I moved to San Francisco in 1991. At the time, I was freelancing in theater, doing sets and props. The work was sparse, and the pay was abysmal, but San Francisco was a different city then. It was moderately affordable, and…
On this day 23 years ago, we went to City Hall. It was a Wednesday. Did we take the day off from work? I don't remember, but we must have. It was a different time. There was no Uber or…
The news of this week's 6.2 quake in Central Italy shook me, halfway around the world. The epicenter is close to the town where my great-grandfather came from, Salle, which itself was destroyed in a quake in 1933. In this…
After losing Reese in January, we took a break. We needed time to grieve, and to live our lives dog-free for just a little bit. We had some travel planned, first a week in Mexico with friends, and then a trip to LA and Orange County to visit family and attend a conference at the beginning of April. So, we agreed not to rush into getting another dog until after that was over.
While visiting my mother, one evening dpaul and I were walking her dog. “I miss walking a dog,” he said, to which I replied, “yes, but I don’t miss having to walk a dog.” Still, I knew it was not long before we’d bring a new companion into our lives. It certainly wasn’t.
The entire time from Reese’s passing through our travels, dpaul was actively window shopping, combing the rescues from as far south as the Peninsula and north into Sonoma. We knew we wanted another terrier, generally of the same size and temperament. dpaul kept gravitating back toward black and tans, but I was less enthusiastic about trying to duplicate Reese. I didn’t want a dog that would remind us of her, to keep that wound raw and fresh.
While still in Orange County, he found one on Rocket Dog. Spinner, as he was called, was listed as a Jack Russell terrier and just 18 months old, so we braced ourselves for a frenetic, high-maintenance dog. Even before meeting him we began to fall in love with his picture, wild-eyed, with a tongue lolling out of a wide-mouth grin. dpaul put in the application even before we came home.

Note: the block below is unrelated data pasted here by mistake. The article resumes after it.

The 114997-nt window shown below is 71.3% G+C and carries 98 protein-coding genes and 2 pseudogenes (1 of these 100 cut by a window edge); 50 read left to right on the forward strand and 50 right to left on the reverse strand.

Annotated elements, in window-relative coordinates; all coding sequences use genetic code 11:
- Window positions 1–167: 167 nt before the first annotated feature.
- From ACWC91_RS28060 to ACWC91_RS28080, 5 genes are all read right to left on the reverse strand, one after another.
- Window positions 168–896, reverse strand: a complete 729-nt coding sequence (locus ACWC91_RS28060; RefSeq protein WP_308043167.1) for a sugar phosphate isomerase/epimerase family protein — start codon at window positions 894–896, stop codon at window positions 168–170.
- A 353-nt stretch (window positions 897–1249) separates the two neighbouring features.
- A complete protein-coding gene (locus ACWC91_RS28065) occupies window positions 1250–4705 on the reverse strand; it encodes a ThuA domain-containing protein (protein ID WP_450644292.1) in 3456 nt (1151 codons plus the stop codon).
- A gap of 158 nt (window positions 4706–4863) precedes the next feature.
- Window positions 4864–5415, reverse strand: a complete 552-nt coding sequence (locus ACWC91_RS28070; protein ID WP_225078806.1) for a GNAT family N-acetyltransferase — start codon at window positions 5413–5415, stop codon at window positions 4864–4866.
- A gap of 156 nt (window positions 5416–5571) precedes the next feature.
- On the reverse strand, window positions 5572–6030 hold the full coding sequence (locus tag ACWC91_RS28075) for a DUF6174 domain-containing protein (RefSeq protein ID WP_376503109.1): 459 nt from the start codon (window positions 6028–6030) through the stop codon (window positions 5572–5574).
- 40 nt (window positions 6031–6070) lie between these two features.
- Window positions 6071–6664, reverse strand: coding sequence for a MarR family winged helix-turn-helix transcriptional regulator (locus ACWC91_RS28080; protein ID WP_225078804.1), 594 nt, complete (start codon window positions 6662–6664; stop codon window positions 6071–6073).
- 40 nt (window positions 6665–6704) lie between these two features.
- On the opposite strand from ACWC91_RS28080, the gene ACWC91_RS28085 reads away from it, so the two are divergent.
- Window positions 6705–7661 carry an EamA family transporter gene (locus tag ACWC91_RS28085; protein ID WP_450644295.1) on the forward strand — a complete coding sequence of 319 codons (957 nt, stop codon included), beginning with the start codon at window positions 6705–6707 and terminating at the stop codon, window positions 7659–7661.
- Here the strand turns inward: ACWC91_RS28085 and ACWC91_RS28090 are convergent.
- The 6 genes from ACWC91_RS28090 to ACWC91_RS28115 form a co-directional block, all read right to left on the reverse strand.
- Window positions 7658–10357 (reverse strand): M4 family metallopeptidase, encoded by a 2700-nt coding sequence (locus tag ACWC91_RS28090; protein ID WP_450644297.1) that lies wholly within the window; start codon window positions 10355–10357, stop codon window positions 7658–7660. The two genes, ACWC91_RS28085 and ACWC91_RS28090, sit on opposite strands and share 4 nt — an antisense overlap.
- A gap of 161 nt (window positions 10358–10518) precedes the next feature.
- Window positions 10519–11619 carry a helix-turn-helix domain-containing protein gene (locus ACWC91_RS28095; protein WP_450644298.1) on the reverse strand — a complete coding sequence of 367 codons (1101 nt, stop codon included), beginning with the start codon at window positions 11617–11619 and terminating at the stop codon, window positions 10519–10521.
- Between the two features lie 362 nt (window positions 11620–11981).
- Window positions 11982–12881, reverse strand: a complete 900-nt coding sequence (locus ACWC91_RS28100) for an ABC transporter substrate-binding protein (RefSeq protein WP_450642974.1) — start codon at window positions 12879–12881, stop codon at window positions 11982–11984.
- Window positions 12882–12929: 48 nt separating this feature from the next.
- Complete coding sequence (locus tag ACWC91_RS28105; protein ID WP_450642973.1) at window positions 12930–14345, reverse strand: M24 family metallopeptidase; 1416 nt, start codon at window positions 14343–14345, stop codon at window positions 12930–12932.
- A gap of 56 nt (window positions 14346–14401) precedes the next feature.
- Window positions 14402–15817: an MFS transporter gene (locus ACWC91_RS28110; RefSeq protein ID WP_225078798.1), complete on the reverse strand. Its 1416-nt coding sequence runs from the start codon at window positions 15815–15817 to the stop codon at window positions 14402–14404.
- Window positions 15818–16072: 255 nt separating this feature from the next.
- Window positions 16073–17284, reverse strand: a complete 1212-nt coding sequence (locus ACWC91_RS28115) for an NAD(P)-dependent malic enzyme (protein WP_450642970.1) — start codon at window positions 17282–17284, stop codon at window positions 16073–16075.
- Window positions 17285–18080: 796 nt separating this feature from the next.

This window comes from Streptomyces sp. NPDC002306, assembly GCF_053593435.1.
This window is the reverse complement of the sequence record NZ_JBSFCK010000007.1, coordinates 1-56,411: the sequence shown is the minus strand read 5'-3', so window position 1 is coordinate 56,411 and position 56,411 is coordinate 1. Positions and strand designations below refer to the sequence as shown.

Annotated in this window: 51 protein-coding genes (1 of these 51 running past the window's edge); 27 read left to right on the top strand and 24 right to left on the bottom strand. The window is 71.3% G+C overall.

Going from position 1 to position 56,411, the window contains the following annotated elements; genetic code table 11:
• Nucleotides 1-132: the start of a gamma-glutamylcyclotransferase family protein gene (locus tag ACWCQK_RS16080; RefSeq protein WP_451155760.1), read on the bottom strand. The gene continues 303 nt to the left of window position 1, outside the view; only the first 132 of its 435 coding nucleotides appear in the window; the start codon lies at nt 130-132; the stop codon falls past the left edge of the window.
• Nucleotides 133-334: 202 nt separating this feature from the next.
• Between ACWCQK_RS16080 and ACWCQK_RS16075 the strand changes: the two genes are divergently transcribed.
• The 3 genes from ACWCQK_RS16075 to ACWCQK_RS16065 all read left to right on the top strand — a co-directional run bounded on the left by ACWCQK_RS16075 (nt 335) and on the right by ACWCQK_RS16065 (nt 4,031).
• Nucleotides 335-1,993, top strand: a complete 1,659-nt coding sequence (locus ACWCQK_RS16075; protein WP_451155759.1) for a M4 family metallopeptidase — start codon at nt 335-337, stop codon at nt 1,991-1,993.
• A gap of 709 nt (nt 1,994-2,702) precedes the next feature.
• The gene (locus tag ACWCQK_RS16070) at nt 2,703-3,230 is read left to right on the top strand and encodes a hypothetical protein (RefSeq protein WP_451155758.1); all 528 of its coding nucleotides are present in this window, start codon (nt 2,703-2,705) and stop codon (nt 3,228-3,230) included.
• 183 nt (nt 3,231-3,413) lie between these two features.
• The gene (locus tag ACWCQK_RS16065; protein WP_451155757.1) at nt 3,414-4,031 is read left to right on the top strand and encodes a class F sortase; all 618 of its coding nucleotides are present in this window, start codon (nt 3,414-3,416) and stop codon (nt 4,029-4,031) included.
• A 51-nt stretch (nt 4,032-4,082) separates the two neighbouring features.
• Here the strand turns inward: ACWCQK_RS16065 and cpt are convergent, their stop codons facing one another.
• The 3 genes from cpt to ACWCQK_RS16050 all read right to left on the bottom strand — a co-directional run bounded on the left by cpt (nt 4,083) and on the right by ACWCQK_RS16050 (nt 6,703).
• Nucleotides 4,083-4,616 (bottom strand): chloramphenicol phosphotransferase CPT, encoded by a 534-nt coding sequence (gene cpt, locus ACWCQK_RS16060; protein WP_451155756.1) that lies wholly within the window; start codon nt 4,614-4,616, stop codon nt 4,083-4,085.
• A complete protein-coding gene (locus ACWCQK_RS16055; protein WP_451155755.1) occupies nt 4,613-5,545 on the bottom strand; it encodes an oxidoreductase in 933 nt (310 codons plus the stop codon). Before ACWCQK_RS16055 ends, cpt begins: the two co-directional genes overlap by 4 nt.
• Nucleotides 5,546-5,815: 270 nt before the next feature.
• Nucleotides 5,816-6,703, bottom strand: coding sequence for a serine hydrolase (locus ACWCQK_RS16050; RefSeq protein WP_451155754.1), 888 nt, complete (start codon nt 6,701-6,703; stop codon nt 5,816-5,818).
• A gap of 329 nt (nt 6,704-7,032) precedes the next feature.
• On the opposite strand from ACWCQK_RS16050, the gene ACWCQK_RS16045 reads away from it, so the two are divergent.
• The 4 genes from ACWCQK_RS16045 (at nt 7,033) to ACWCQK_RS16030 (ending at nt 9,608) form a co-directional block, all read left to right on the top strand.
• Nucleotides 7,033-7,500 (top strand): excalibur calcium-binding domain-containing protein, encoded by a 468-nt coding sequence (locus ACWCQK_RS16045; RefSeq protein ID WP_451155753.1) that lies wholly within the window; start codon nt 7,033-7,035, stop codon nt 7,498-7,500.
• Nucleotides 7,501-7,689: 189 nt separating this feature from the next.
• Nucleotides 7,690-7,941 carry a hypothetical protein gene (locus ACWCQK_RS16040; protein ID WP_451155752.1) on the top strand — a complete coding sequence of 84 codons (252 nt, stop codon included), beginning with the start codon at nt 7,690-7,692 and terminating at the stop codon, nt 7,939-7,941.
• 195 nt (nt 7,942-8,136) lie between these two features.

On a sunny April morning, we met him and the foster parents in a park in Corte Madera. They had come down from Ukiah. The implication was that, barring anything unexpected, it was a one-way trip for Spinner. An hour later, he came home with us.
I've been freelance for six years now. It's not a life for everyone. If you crave stability, regular pay, or the social environment of the office, don't quit your day job. However, these have been some of the most fulfilling years…
Cooking is one of those things that is never learned in a vacuum. You do not learn it solely from books or blogs or television shows; you learn it from people. They impart their knowledge, their wisdom, and their sense of taste, and you internalize that.
For many of us, of course, much of this wisdom comes down generationally. For those who cook professionally, they learn in a school or on the job. Those of us who are passionate about food tend to learn from each other. It is our bond.
This recipe comes to us from a dear friend, who is in turn passing on a piece of someone dear to her, a colleague named Tom. Tom was an engineer, but also an avid home cook and pioneering food blogger. He would throw lavish dinner parties for his birthday, collecting his crew of fellow cooks to work with him. He was our friend’s mentor both at the office and in the kitchen.